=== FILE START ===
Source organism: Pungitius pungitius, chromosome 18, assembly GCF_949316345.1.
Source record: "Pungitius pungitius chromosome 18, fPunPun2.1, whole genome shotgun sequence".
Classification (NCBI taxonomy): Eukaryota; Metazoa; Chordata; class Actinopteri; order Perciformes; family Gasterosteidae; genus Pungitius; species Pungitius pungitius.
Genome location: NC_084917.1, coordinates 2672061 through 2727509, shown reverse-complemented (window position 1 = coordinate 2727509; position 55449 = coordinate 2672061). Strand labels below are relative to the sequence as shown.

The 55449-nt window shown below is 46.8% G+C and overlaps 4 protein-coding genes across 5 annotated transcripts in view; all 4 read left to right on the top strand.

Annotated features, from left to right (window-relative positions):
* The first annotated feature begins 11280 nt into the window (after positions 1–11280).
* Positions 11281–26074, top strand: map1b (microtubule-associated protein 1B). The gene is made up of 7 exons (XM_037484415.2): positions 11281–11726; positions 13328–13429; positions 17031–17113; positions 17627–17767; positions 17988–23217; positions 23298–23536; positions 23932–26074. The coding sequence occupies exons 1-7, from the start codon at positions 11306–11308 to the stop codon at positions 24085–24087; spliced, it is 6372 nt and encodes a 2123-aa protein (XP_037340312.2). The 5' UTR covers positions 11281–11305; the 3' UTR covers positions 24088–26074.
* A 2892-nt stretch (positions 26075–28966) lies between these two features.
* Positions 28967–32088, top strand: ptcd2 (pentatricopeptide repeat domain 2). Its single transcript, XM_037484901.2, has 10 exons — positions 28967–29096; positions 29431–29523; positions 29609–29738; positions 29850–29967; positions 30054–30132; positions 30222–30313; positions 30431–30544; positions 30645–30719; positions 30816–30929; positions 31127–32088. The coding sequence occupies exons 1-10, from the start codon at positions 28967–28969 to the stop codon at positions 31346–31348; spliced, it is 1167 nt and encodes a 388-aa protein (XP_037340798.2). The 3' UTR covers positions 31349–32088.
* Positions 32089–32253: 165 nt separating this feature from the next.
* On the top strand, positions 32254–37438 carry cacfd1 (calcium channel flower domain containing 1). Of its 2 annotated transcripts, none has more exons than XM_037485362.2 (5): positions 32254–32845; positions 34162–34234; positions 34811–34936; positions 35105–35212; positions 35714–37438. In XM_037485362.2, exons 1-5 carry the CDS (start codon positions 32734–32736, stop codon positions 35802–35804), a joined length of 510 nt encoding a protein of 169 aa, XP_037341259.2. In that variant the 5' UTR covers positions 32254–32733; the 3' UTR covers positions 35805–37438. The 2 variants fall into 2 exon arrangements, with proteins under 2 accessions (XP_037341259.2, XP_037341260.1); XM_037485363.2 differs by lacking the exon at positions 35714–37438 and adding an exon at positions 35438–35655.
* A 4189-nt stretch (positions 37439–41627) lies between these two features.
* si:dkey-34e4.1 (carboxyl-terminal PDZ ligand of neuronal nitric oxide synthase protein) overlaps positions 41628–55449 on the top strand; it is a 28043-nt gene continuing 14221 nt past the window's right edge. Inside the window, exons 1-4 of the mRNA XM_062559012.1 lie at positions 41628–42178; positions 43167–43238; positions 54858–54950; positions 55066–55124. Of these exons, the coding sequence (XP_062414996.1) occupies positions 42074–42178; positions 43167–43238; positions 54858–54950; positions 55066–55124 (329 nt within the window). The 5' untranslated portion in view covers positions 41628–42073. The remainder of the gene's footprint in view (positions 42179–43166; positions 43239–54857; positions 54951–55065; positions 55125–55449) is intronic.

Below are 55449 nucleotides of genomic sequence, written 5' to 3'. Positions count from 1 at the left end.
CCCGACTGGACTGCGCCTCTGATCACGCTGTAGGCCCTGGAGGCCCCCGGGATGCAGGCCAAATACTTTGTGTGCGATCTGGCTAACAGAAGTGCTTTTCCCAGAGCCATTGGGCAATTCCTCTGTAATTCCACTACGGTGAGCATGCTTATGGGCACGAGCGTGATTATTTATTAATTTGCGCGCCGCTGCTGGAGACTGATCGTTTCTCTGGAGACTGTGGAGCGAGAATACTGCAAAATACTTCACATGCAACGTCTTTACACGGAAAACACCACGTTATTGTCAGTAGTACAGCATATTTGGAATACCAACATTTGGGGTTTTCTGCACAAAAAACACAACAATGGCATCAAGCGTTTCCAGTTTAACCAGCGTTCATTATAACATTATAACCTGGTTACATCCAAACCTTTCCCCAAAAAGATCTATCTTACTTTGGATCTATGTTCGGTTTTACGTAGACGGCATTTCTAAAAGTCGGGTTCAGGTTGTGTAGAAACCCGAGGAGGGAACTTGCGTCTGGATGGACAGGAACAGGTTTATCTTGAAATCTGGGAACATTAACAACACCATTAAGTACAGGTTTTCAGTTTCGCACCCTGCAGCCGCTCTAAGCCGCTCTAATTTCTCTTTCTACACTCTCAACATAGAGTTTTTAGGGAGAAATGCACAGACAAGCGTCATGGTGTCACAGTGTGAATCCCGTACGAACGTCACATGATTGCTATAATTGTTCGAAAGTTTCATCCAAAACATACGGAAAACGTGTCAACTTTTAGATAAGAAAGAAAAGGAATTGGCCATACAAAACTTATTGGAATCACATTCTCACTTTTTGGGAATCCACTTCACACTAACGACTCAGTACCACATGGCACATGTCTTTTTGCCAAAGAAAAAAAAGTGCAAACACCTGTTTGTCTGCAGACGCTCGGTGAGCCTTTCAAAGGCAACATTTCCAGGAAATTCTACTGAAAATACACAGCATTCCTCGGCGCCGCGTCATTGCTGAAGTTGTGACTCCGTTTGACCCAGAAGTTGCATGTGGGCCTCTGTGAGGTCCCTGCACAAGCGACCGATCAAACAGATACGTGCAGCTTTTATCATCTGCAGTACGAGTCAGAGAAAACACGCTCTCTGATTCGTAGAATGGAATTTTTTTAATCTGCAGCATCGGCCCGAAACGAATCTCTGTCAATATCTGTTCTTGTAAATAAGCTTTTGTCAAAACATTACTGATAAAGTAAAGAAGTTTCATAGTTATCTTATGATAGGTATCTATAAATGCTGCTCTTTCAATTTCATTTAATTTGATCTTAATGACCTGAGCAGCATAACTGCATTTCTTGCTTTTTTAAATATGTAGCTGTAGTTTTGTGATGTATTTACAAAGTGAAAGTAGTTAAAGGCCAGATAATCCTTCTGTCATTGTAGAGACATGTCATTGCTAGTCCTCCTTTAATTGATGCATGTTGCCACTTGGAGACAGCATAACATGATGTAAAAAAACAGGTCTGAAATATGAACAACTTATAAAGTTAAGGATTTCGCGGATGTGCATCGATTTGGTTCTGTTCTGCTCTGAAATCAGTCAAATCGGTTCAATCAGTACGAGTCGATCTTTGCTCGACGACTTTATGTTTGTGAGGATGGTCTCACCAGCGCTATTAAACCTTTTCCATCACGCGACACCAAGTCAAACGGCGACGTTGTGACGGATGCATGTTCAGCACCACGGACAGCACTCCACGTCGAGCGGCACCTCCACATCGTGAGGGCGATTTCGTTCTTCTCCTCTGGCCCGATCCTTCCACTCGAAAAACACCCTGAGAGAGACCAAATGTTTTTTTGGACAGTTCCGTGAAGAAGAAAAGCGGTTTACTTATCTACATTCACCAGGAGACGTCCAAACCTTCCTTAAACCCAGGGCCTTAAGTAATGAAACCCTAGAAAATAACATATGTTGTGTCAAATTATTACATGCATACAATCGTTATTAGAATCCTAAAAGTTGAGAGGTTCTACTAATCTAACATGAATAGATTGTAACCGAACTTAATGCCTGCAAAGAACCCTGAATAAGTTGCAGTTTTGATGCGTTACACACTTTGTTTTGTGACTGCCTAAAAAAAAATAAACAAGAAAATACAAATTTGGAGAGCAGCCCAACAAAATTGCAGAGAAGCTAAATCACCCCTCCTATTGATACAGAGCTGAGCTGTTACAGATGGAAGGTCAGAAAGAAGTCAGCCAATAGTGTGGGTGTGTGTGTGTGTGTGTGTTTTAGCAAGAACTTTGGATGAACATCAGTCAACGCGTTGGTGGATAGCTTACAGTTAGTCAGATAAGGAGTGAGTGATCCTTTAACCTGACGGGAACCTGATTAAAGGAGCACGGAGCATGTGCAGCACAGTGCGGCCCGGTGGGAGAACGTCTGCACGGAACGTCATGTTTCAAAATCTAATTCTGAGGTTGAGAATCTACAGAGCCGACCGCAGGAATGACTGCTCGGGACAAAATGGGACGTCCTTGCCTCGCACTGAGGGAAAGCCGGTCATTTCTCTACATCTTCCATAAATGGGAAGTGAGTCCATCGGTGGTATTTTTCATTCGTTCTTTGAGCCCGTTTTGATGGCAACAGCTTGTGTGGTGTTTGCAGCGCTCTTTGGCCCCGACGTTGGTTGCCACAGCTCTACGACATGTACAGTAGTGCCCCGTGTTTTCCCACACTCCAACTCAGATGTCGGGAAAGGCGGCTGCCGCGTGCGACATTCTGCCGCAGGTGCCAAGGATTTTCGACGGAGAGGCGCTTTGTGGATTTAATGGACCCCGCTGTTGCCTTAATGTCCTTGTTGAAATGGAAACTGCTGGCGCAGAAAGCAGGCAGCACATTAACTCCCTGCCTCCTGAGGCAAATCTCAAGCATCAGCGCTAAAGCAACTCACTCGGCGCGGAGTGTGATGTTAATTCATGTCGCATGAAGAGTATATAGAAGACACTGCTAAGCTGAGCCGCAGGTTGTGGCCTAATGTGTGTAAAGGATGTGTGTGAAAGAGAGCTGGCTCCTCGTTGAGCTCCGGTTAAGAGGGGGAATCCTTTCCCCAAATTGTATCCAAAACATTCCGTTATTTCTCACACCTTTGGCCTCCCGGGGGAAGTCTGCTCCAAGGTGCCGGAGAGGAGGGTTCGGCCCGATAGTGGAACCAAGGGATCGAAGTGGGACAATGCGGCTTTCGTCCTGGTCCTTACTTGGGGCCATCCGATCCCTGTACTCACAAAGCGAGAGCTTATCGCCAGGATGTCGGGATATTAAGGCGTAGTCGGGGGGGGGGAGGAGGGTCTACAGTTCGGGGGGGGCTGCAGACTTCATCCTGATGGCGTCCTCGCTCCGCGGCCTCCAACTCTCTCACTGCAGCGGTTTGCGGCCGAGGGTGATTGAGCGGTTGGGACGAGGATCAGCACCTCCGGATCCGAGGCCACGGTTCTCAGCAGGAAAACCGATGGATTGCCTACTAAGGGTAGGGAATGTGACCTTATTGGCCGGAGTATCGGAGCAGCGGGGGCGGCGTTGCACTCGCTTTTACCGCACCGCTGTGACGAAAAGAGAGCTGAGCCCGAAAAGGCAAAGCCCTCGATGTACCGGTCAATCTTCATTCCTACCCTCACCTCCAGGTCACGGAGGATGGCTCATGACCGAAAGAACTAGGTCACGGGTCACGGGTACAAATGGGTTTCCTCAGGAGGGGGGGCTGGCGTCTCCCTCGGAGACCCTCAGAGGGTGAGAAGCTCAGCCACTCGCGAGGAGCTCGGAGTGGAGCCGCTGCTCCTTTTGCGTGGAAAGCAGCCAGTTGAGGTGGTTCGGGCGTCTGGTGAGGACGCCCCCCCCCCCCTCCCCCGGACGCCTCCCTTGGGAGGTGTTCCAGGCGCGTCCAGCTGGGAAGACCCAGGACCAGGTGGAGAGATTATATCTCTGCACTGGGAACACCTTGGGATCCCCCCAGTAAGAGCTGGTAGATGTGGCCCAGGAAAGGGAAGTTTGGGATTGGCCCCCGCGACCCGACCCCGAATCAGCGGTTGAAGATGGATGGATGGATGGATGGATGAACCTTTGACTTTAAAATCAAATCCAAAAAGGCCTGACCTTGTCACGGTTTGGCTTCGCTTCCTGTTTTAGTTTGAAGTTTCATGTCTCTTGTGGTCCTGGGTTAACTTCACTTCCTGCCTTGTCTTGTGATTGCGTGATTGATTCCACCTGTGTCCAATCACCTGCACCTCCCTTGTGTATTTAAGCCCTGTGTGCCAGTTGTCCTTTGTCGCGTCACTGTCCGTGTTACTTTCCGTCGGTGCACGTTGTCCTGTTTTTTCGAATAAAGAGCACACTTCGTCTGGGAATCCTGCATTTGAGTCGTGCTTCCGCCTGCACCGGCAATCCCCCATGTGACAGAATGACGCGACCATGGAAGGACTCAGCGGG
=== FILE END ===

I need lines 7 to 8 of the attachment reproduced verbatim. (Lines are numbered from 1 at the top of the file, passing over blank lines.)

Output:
* The first annotated feature begins 11280 nt into the window (after positions 1–11280).
* Positions 11281–26074, top strand: map1b (microtubule-associated protein 1B). The gene is made up of 7 exons (XM_037484415.2): positions 11281–11726; positions 13328–13429; positions 17031–17113; positions 17627–17767; positions 17988–23217; positions 23298–23536; positions 23932–26074. The coding sequence occupies exons 1-7, from the start codon at positions 11306–11308 to the stop codon at positions 24085–24087; spliced, it is 6372 nt and encodes a 2123-aa protein (XP_037340312.2). The 5' UTR covers positions 11281–11305; the 3' UTR covers positions 24088–26074.